Photographer Frank Spinelli wants to spread a virus he picked up in the Black Rock Desert in Nevada. Symptoms include communal effort, decommodification, and civic responsibility. The diagnosis? Burning Man—a week-long, thriving artistic city in the middle of the desert created solely by its radically self-expressive and self-reliant citizens.
At Burning Man, Spinelli was blown away by the parallels to his hometown of Woodstock. Growing up, he became inevitably infected by the free thinkers and progressive community. At 10, he won his first camera at a raffle. "I was totally fascinated that the camera could see things my eye couldn't. That was my big hook," he says. After studying literature and history in college, Spinelli spent the next few decades shooting for magazines in New York City. Post-9/11, he returned for good to his mountain town and began combining his two disciplines—writing and photography—by publishing The Glorious Mushroom (Ruder-Finn, 2006), a photographic explanation of Catskill-grown fungi.
It wasn't until a nephew's recommendation drove Spinelli across the country in 2012 to Burning Man. It was nothing like he'd ever seen before. Within hours, a completely desolate landscape turned into a sea of rolling manmade "mutant vehicles" (motorized creations assembled from an array of unique objects) and nearly 60,000 people dressed in indescribable decorative garb or just full-on naked painted bodies. "It's like Woodstock and Halloween on steroids," Spinelli says. "You're just so stupefied by the amount of creativity that your species is showing." But it was the way people helped one another that really struck him. "It was extraordinary. You voiced your need for something, and that something miraculously appeared." Something as basic as a free hug, like this month's cover shot, embodies a kindness easily overlooked. And you're not in an environment with just dancing, drugged-out hippies. "It's like a neural network. All of these people are very, very smart who think out of the box."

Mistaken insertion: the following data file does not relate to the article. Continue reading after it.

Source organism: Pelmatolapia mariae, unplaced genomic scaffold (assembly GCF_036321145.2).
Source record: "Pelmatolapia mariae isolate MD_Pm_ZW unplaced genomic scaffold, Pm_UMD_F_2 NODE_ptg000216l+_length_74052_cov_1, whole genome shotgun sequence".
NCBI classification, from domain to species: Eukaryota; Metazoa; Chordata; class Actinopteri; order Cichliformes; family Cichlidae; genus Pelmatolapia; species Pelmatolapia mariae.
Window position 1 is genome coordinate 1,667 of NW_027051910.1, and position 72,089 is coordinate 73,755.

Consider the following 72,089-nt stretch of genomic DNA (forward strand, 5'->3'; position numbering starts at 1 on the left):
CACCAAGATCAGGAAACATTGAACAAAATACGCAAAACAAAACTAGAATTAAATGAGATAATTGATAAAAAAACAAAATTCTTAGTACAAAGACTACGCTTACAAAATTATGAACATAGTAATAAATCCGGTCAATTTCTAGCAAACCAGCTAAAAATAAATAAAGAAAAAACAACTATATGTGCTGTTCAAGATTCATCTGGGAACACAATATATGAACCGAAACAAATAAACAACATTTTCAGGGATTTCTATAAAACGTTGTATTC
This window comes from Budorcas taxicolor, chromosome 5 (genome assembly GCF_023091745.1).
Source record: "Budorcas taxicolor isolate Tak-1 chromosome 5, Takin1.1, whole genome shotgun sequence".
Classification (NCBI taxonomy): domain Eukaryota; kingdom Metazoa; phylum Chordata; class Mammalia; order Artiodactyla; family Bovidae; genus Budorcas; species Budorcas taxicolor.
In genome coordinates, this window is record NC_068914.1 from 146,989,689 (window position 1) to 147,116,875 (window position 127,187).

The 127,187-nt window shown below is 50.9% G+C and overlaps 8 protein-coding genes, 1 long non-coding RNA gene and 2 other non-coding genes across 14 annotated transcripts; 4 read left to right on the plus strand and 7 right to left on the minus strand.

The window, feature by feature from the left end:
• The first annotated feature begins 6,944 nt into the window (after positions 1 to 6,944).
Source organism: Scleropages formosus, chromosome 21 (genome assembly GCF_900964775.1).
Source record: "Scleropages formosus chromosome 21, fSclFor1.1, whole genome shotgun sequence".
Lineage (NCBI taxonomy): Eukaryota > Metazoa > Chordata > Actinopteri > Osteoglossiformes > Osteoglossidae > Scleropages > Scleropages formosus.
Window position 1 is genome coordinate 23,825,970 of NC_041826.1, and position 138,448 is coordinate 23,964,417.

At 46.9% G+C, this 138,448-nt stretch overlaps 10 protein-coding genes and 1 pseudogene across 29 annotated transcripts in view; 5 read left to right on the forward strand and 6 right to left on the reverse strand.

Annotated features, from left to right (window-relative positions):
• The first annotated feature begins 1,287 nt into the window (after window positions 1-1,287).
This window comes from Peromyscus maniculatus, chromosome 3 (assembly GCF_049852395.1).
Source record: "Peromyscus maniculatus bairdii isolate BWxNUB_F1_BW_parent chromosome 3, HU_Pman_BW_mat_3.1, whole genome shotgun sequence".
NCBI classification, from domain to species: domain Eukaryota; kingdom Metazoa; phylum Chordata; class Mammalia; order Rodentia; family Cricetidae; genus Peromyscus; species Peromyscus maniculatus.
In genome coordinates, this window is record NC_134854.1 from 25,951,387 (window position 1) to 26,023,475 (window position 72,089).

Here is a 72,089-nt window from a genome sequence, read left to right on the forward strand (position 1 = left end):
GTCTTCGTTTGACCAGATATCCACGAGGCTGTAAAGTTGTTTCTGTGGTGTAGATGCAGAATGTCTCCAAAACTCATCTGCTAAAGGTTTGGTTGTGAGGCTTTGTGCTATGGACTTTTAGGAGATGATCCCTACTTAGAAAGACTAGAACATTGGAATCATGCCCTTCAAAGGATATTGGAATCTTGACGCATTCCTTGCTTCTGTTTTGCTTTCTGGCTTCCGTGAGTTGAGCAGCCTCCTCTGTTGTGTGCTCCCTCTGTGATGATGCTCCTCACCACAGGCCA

Fascinated by the event's philosophies, Spinelli began connecting it to Woodstock's Maverick Festival. Maverick was created in 1915 as an art-driven, bohemian carnival to help raise money for the community, while a half-century later Burning Man began. Both Burning Man and the Maverick Festivals focus on "transitory Utopias." Spinelli spent two more Burning Mans riding a bicycle in a surgical mask and speed goggles as a press photographer. This segued into his latest book, Burning Man: Into a 21st Century Utopia, filled with visually stunning photographs of the people and environment. An homage to both festivals, Spinelli compares the uncanny similarities from the larger philosophies of its founders to the smaller details of ceremoniously burning an effigy under a late August full moon.
Although Burning Man ends by leaving with no trace of its existence, Spinelli hopes to push its values in everyday life. Even something as small as picking up MOOP (matter out of place) could do the trick.
To see more of Spinelli's Burning Man pictures, visit Frankspinelliphotography.com.